Tuesday, March 27, 2018

Straight Light "Love Over Power"

Thanks for making the return trip to The Closet Concert Arena fellow progheads!  Sometimes the search for all things prog turns up a band that has been in the prog garden quite a while yet for me is a new discovery; this week finds us at that juncture.  Staying close to home this week as we venture to Michigan and spend several days (and nights) learning about and catching up with Straight Light.

With just a bit of swagger, Straight Light considers themselves "prog rock for all." They advertise "Crafty songwriting. Excellent playing.  Deep, yet accessible."  I like confidence--especially when it is backed up with talent.  So the only option at this point is to step into a pair of headphones and see if Straight Light is LED or incandescent...

Straight Light
Applying laser to disc, I start the musical foray with the album's title cut, "Love Over Power."  There are top notes of Big Big Train coming through the headphones, blurring with a 10cc meets Todd Rundgren vibe.  Straight Light hits the canvas with colors that light up the room without emitting a day-glow brightness...more of a thinking proghead's color spectrum...

The vocals ride the edge of a strong guitar/drum foundation as the calliope picks up a bit of momentum, cruising along the perimeter of your cranium. A song that makes you think about what powers your moral compass...what's in your character wallet?

Moving a bit farther toward the center of the disc, I discovered this gem, "Bread And Circus."  This song comes at you a bit more direct both musically and lyrically. Straight Light swims in the deep end of the pool as they blend cutting lyrics with a prog style akin to Kansas and The Alan Parsons Project; more to the mainstream side of the spectrum but with added soul and passion.

Liner Notes...hailing from Grand Rapids, Kalamazoo, Michigan, Straight Light is Bart Garratt on vocals, keyboards, and recorder, Brent McDonald on guitars, vocals, bass, and additional keyboards, Gil Bristol on bass, and Bill Roelofs on drums and percussion.  The band's FB page also lists Tere Bertke as a second bass player; however the album shows no such credit.

Originally formed in 1973, Straight Light performed in varying line-ups until 1980 when it became hiatus time...a symptom of many bands in the making.  Fast forward to 2007; Bart and Brent decide to get the band back together and bring it full circle...do now what they tried previously...write and play their music their way without the corporate hand cutting off the blood flow from heart to head.  Bump the needle ahead just a bit more to December 2016 and the result of their efforts is Love Over Power.


When a band has a mission of sorts; unfinished business, a change of season, a life experience...something driving them to create, you can usually expect some emotion to find its way onto the vinyl.  Straight Light absolutely fills the album with an understated intensity; you feel their passion without having to be knocked over with a sledgehammer.  Remember how your dad could get a rise out of you with just a stare and a whisper?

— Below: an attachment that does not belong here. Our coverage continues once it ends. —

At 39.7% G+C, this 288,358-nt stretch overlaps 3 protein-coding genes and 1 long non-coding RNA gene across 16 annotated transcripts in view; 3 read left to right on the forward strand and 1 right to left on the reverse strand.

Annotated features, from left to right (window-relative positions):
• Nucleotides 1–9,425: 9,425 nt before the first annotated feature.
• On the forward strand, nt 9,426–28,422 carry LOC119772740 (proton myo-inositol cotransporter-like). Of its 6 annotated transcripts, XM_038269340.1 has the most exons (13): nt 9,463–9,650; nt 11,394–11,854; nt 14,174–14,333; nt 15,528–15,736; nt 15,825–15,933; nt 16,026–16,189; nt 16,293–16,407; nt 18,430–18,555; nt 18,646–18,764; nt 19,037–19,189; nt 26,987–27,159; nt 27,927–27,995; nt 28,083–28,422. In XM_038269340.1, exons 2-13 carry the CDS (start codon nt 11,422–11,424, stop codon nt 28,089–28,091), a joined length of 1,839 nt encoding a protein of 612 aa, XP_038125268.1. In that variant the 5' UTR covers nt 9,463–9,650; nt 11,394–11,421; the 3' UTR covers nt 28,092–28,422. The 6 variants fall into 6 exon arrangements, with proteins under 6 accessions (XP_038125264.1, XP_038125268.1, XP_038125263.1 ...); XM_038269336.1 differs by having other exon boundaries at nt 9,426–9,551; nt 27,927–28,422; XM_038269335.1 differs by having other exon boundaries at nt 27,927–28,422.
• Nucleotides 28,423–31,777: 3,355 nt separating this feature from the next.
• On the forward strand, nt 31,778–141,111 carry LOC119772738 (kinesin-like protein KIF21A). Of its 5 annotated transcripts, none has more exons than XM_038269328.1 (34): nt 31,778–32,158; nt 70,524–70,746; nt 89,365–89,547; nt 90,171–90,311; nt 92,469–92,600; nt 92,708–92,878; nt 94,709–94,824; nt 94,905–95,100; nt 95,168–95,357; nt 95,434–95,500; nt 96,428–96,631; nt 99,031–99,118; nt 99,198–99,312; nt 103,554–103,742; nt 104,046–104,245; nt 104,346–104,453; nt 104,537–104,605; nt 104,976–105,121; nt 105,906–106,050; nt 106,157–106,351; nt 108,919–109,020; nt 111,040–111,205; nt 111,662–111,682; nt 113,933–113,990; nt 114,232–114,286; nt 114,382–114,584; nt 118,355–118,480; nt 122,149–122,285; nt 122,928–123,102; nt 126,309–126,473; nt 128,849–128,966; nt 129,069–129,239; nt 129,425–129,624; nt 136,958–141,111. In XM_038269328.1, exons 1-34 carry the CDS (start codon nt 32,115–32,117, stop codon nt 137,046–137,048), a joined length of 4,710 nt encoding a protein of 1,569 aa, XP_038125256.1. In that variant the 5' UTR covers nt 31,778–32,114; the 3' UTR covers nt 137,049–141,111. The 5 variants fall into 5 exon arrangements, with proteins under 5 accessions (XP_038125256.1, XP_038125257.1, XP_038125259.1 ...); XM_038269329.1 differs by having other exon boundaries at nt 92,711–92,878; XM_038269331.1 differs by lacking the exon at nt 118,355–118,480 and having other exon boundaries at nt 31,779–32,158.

Learn more about Straight Light at their website StraightLight.net.  There you will find links to purchase the CD and downloads.  You can also visit their Facebook page Straight Light FB and the Straight Light Twitter (of course) @Straight_Light.

My final song for review this week is called " A Better Place." The opening rings with an almost contemporary jazz vibe if that makes sense; imagine Pat Metheny jamming with Kansas and you start to get a feel for the mood here.  Once again Straight Light comes right at you with lyrics that tug on your thinking nerves.  The mood is upbeat with a core of restraint running through the center, much like finding out your favorite ice cream is really frozen yogurt--good, and good for you...

For your listening pleasure and my way of luring you to the website to purchase the album, I chose "Cell Phone."  On this tune Straight Light seems a bit sobering, like the winning runner who just set a world record comforting his fellow nemesis who fell three feet from breaking the ribbon first...you appreciate what you have and revel in the world that surrounds you.  The acoustic guitar work flows seamlessly through the headphones as it transforms into a more elaborate canvas, bursting with vibrant hues that don't blind but instead clear your vision.  Play. Listen. Repeat...


Thanks for stopping in and staying for the encore fellow progheads.  Once again a week has fallen through the narrow neck of the hourglass much too quickly.  The journey with Straight Light was as much mind candy as it was auditory pleasure.  It has been said that listening to a song for the lyrics takes away from the music; I don't always agree.  There are times when lyrics are but window dressing--and there are times when lyrics bring the point of the music home.  With "Love Over Power" Straight Light brings out the beauty in using one to lift up the other.

The search for all things prog, as always, continues on...until next time...

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